Bankruptcy offers people a chance for a new start. However, it usually comes with its own burdens. There is the limitation as to how much you can borrow. There is the “bankrupt” label that may ruin your reputation. And there is also the risk of losing your valuable possessions. However, losing your home can be the most devastating effect of bankruptcy. This is so especially if you have a family. Here is why you can still end up holding on to your house even after filing for bankruptcy.
Going for chapter 7 and hoping for the best
Filing a chapter 7 bankruptcy completely wipes most of your debts. Unlike a Chapter 13 bankruptcy where you have to work on a repayment plan, a Chapter 7 filing simply guarantees that you are free from any legal obligations of having to pay most of your debts. You may still have to pay your taxes and a few other debts, but you won’t have to worry about your creditors. Unfortunately, this also means that you will have to part with most of your assets. This includes the equity in your house.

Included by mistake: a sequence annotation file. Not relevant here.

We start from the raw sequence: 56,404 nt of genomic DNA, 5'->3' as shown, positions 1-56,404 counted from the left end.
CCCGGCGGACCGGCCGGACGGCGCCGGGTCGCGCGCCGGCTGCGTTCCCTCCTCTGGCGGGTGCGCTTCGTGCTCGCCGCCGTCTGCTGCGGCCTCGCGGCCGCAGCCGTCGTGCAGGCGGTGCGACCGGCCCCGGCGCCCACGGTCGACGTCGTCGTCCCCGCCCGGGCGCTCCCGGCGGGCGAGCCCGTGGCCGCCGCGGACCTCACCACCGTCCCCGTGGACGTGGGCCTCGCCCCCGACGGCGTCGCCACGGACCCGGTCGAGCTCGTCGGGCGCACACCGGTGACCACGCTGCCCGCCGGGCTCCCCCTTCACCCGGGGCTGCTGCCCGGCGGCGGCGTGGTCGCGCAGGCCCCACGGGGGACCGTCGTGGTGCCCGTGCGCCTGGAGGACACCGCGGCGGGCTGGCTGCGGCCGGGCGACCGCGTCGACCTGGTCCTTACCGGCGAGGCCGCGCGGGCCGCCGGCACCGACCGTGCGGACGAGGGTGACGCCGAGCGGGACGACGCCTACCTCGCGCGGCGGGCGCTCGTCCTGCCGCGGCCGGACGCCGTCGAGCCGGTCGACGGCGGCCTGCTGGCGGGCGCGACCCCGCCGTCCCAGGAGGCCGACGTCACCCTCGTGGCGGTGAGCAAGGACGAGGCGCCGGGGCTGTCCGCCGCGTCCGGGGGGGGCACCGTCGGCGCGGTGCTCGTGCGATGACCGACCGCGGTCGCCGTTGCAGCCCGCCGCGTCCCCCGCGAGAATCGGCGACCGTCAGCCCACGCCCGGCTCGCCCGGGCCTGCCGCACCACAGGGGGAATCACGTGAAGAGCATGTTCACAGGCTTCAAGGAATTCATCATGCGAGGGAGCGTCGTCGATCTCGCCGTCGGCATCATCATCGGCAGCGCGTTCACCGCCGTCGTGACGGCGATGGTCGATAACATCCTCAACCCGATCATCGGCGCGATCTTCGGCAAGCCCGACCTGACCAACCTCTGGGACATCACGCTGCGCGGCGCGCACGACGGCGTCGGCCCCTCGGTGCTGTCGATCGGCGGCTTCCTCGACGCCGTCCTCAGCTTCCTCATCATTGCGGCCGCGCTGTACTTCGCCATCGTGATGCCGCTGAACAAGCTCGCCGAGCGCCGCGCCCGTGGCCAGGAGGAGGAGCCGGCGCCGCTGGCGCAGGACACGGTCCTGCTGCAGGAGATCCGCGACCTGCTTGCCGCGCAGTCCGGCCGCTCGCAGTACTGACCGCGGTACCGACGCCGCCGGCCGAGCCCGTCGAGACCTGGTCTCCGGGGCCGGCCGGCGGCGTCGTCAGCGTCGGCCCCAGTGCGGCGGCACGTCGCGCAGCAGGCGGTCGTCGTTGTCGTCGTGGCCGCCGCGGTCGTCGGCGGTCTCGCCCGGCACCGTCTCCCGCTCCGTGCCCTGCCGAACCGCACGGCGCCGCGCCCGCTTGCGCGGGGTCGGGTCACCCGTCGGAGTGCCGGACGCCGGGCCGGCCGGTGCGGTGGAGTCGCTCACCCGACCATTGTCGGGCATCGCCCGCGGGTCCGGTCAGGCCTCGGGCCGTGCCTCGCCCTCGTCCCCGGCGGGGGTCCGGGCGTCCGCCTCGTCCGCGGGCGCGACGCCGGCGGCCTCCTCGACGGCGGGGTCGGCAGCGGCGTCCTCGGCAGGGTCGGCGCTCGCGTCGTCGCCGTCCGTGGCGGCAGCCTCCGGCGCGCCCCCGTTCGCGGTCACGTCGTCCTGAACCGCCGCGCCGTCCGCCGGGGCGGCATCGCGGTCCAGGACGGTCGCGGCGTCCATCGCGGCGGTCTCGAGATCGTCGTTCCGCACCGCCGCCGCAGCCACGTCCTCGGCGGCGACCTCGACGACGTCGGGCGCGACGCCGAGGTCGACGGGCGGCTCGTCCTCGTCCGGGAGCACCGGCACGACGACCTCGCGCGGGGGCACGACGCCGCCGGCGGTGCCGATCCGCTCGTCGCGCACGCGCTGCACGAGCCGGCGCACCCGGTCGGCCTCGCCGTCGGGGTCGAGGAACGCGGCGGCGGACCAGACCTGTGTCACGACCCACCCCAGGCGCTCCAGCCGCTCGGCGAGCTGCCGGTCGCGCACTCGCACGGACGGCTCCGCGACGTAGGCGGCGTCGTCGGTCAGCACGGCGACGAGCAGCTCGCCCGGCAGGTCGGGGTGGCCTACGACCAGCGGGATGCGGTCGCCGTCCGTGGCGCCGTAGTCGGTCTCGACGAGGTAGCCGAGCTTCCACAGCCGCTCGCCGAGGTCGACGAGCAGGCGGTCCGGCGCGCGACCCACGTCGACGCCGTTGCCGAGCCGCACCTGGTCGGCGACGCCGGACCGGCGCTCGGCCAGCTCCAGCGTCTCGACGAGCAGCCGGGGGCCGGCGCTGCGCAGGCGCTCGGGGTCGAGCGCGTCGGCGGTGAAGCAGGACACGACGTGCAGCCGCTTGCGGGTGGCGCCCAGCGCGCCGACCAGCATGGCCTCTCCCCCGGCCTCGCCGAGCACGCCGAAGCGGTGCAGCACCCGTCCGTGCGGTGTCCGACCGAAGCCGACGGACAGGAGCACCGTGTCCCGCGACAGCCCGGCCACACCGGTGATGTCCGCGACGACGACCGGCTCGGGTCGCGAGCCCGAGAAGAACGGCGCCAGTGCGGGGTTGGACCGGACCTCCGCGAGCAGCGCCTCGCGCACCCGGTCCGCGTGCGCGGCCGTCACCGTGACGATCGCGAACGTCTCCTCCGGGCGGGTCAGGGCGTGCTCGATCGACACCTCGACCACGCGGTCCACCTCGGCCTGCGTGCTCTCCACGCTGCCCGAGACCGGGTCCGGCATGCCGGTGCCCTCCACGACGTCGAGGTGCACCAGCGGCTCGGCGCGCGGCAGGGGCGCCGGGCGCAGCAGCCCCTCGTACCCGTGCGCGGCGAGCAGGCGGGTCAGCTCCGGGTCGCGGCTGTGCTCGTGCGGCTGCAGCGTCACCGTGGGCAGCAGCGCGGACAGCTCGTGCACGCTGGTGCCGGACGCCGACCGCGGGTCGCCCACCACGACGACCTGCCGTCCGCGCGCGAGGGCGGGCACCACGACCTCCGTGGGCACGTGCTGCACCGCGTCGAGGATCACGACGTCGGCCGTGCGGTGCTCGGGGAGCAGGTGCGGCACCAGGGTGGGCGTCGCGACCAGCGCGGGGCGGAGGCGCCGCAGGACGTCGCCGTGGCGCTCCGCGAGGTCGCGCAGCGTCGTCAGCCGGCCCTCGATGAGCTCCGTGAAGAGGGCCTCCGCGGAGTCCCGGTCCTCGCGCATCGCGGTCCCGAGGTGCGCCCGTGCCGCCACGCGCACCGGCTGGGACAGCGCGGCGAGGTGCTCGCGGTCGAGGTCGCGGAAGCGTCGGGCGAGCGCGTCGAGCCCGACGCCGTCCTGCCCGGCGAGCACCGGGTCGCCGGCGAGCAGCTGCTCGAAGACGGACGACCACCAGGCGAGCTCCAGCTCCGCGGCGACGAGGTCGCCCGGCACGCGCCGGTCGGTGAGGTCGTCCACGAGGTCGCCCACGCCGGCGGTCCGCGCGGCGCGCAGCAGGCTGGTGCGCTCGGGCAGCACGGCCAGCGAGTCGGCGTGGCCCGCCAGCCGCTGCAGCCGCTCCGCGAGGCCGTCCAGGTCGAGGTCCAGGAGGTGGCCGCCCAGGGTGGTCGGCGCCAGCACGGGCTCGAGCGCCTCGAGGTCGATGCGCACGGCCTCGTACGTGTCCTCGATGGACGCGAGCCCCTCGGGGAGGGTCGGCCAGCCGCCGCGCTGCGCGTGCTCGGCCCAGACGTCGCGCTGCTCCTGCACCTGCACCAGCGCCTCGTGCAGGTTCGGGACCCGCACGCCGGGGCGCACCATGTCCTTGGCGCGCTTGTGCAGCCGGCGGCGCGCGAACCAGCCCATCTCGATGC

However, if you have little to no equity in your house, it may not make financial sense for the trustee to come after your house. You may therefore get to keep your house while at the same time end up benefiting from all the advantages of a Chapter 7 bankruptcy.
It is important to note that this is a purely discretionary effect. It all depends on what the bankruptcy trustee thinks is reasonable. Also, in order to keep your house, you will still have to make your regular mortgage payments.
Taking advantage of exemption amounts
To make the bankruptcy process less punitive, most states usually provide for exemption amounts. Any equity in a home that falls below this amount is usually exempt from the liquidation process of Chapter 7. Therefore, if for example you live in New York, you get to enjoy exemption amounts on homesteads that vary between $75,000 and $150,000. Taking advantage of these bankruptcy-only exemptions can therefore help you keep your home.
Filing a Chapter 13 bankruptcy
A chapter 13 bankruptcy does not give you as clean a slate as the one that comes with Chapter 7. It is a form of manageable financial repayment plan that gives you enough breathing space to enable you to meet your financial obligations. This includes your mortgage. You are therefore assured of holding onto your home if you choose this bankruptcy option provided you keep your end of the bargain.
For more information, contact Philip L. Burnett, Attorney At Law or a similar legal professional.